There was a short 10 item list of things the tank crew could do to maintain the auxiliary generator, and the final one removed it and put the new one/refurbished one in. looking over the technical manual for the generator (TM9-1731K), and reviewing its construction, it was both heavy duty in construction and designed to give long trouble free service. The unit took the up rear part of the sponson on the driver’s side and had a dome light right near it on most Shermans.
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The Mystery Auxiliary Generator: When I was going through all the Sherman Technical manuals looking for info on the lights and Aux Gen, I found a few references to a model not made by Homelite. What’s interesting about this is, the Homelite tech manual is listed as a reference in most of the Sherman TMs that use it, but the mystery Aux Gen is not. I found most of the specifications for it but not everything and I found a few good pictures in the manuals, though one manual was useless in that area because it’s a horrible scan.
The Motor was a single cylinder like the Homelite, but it was a 4-cycle motor, the Homelite was a 2-cycle. The bore was 2 5/16 inches and the stroke was 2 1/4 inches. It ran between 2300 and 2550 rpm and made 1.6 HP at 2300 rpm.
The Generator was 6 pole, and compound wound for starting, and shunt wound for generating. I assume it put out about the same amount of power as the Homelite unit, but the technical manuals I have do not state what it produced.
The whole unit appeared to take up less space and maybe the aux generator they used in some wet ammo rack hulls. If anyone has more info on this Auxiliary Generator, please contact me!
Both units had small fuel tanks in the engine compartment with their own filler caps. In some installs, the gas tank may have been partially mounted inside the crew compartment. I’m not sure if this version had an oil tank or was like the Homelite, that needed oil mixed into the fuel for oiling. I’m not sure why they used two different unit, the size probably had something to do with it, but it also could have been a supply issue, maybe like with the turret traverse systems, one maker couldn’t keep up?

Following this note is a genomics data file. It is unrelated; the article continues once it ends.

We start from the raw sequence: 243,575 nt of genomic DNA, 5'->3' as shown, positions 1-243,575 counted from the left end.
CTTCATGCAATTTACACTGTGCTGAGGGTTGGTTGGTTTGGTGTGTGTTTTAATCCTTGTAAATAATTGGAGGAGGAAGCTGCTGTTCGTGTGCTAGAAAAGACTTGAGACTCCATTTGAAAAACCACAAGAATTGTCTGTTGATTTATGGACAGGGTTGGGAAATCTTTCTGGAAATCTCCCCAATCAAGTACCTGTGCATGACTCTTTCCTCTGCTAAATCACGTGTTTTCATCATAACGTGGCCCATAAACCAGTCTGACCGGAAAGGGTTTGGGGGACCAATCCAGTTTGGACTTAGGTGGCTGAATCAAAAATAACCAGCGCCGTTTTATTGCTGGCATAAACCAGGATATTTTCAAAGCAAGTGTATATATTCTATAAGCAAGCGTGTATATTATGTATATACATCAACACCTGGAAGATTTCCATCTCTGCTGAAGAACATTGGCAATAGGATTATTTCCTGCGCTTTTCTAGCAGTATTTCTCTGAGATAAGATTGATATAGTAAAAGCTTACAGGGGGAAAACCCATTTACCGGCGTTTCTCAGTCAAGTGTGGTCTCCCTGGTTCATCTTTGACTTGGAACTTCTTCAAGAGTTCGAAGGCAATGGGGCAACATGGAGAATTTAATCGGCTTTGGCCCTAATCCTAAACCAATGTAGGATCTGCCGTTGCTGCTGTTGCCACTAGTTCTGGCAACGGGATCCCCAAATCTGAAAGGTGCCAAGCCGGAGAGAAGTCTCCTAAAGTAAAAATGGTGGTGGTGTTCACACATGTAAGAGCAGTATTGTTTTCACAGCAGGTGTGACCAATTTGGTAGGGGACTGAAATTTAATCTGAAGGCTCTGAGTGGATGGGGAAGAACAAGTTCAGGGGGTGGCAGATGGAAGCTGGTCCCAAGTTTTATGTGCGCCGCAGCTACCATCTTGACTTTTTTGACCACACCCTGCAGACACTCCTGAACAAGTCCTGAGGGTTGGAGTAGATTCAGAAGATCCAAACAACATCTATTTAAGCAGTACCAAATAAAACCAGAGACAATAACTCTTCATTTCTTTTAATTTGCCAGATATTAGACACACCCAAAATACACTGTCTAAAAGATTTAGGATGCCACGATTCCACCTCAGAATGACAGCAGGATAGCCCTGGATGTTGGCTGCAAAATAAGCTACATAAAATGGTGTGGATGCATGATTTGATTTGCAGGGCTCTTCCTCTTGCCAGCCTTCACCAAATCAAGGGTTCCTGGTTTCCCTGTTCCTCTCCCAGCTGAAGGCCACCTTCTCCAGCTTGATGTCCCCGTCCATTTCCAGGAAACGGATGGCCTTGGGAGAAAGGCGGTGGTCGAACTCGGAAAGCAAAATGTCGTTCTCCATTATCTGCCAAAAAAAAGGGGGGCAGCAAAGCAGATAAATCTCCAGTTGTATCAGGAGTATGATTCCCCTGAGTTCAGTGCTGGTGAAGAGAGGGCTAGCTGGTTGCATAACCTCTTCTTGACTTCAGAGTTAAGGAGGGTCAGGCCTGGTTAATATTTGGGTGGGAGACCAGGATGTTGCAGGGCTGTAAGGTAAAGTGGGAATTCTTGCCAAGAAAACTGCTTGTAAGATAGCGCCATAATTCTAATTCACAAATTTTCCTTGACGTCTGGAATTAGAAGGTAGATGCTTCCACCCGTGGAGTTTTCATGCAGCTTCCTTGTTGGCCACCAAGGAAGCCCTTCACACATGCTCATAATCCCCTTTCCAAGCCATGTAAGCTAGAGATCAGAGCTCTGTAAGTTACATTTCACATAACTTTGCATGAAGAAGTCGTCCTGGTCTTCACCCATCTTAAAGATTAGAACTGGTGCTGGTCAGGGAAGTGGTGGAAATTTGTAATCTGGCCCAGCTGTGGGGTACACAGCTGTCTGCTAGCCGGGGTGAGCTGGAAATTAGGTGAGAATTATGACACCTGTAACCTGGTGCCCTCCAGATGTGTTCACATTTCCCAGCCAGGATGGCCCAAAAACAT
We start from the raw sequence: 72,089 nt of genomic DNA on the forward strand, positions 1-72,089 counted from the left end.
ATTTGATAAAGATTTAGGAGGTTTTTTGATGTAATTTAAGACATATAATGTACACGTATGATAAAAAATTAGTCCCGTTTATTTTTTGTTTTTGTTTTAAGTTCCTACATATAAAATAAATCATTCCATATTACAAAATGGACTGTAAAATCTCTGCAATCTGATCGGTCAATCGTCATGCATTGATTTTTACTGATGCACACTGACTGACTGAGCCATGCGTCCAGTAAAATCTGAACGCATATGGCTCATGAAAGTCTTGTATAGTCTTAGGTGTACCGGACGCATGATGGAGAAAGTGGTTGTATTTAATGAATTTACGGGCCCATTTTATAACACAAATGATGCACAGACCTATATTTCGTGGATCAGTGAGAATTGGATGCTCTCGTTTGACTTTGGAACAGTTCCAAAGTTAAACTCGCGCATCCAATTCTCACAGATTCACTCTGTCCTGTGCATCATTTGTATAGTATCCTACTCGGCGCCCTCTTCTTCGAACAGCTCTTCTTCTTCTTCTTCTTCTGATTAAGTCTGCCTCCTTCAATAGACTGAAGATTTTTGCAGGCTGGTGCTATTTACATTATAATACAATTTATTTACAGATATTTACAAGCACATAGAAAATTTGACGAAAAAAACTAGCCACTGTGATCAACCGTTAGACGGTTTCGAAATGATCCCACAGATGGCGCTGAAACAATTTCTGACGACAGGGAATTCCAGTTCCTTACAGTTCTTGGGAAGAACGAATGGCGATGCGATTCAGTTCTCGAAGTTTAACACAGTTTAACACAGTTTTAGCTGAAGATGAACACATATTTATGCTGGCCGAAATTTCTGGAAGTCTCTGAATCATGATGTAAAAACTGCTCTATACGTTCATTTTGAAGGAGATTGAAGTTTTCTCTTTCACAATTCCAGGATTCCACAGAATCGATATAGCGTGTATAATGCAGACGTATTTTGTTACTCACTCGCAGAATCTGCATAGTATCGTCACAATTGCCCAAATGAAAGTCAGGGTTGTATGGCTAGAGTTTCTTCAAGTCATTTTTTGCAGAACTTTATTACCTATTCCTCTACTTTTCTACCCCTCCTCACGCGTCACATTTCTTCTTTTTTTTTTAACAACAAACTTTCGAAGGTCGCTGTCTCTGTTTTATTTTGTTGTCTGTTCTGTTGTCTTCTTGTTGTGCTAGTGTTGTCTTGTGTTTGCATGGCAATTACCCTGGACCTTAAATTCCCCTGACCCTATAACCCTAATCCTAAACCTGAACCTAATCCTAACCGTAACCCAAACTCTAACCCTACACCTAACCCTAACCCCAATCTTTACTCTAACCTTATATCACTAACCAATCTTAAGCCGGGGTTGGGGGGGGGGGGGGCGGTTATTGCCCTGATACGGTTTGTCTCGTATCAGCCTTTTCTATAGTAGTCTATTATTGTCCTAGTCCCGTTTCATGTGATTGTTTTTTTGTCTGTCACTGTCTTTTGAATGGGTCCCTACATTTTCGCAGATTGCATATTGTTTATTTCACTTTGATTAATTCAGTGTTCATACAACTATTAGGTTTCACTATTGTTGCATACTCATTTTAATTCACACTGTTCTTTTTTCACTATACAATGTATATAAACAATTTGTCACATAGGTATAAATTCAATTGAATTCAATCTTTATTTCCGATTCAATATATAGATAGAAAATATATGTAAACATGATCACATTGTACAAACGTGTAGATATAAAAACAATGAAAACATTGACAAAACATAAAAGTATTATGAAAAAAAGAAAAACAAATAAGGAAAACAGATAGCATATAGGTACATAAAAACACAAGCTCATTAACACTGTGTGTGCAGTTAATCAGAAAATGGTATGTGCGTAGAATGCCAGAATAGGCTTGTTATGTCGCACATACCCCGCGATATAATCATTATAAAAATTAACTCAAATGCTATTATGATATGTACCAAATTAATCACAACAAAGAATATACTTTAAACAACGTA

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A little note on the Technical Manuals, you would think they would be standardized, and in some ways they are. The early manuals, like the ones on the Lee tank, and early Shermans seem to be much shorter than the later versions, and none seem to cover the tank in the same way. They all seem to have an inventory of what the tank should come with, and it’s really huge, and a section on how to drive and maintain the tank. They all seem to have an electrical section, but what it actually covers varies. The M4A4 tech manual has a huge section on the motor, but nearly nothing on how to use the main gun. They do seem to get better as the Sherman aged, but the only late model manuals I have are for the M36B1 (TM9-748, TM9-745) and B2, and a horrible scan of the M4A3 manual(TM9-759). I have much better manuals for the M4A4 and M4A2 though. I really need a high-quality 9-759!
4 thoughts on “#54 The Escape Hatch, Interior Lighting, Exterior lighting and Auxiliary Generator: They had to go somewhere.”
Would you want to be in a tank that wasn’t completely cleaned even you couldn’t see the remains?
Most of the pics I’ve seen of U.S. AFV interiors show they were painted white (f course, it could be after-the-war). Belton Cooper or someone else (a note in Green’s book) noted the horrors of trying to clean blood and guts off the pretty white interior. Why did they paint them white? White reflects light better.